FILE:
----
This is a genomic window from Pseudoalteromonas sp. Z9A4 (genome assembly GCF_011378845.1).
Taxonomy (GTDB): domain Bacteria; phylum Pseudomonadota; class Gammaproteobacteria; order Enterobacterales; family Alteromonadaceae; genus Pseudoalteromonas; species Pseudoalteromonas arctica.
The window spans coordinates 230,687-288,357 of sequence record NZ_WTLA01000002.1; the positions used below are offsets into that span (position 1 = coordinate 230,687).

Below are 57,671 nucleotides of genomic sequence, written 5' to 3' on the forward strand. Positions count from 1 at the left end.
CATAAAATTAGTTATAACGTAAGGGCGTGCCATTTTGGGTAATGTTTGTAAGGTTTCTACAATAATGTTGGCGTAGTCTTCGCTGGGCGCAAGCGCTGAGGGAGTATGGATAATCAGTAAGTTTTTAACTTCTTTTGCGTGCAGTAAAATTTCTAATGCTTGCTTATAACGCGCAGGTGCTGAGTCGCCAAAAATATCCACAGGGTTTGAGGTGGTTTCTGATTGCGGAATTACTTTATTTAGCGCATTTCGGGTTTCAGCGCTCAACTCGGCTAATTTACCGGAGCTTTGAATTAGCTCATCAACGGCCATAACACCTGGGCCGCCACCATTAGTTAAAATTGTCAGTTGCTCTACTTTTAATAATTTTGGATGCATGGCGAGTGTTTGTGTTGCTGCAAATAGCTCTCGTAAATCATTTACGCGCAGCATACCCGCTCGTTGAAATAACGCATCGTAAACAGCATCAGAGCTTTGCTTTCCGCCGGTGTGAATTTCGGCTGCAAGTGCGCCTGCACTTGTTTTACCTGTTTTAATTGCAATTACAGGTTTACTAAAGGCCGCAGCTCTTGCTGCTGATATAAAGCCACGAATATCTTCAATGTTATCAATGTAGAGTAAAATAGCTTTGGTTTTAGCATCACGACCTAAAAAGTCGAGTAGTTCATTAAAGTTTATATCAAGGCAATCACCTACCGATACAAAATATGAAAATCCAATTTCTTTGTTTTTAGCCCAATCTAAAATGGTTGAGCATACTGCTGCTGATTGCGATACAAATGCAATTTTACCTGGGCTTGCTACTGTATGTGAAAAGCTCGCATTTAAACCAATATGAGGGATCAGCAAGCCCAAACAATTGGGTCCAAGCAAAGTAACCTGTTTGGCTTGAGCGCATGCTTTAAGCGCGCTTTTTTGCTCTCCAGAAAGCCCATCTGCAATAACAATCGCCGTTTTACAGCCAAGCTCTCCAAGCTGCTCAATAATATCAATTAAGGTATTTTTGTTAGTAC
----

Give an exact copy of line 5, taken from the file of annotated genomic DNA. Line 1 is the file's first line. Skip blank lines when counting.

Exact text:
CATAAAATTAGTTATAACGTAAGGGCGTGCCATTTTGGGTAATGTTTGTAAGGTTTCTACAATAATGTTGGCGTAGTCTTCGCTGGGCGCAAGCGCTGAGGGAGTATGGATAATCAGTAAGTTTTTAACTTCTTTTGCGTGCAGTAAAATTTCTAATGCTTGCTTATAACGCGCAGGTGCTGAGTCGCCAAAAATATCCACAGGGTTTGAGGTGGTTTCTGATTGCGGAATTACTTTATTTAGCGCATTTCGGGTTTCAGCGCTCAACTCGGCTAATTTACCGGAGCTTTGAATTAGCTCATCAACGGCCATAACACCTGGGCCGCCACCATTAGTTAAAATTGTCAGTTGCTCTACTTTTAATAATTTTGGATGCATGGCGAGTGTTTGTGTTGCTGCAAATAGCTCTCGTAAATCATTTACGCGCAGCATACCCGCTCGTTGAAATAACGCATCGTAAACAGCATCAGAGCTTTGCTTTCCGCCGGTGTGAATTTCGGCTGCAAGTGCGCCTGCACTTGTTTTACCTGTTTTAATTGCAATTACAGGTTTACTAAAGGCCGCAGCTCTTGCTGCTGATATAAAGCCACGAATATCTTCAATGTTATCAATGTAGAGTAAAATAGCTTTGGTTTTAGCATCACGACCTAAAAAGTCGAGTAGTTCATTAAAGTTTATATCAAGGCAATCACCTACCGATACAAAATATGAAAATCCAATTTCTTTGTTTTTAGCCCAATCTAAAATGGTTGAGCATACTGCTGCTGATTGCGATACAAATGCAATTTTACCTGGGCTTGCTACTGTATGTGAAAAGCTCGCATTTAAACCAATATGAGGGATCAGCAAGCCCAAACAATTGGGTCCAAGCAAAGTAACCTGTTTGGCTTGAGCGCATGCTTTAAGCGCGCTTTTTTGCTCTCCAGAAAGCCCATCTGCAATAACAATCGCCGTTTTACAGCCAAGCTCTCCAAGCTGCTCAATAATATCAATTAAGGTATTTTTGTTAGTAC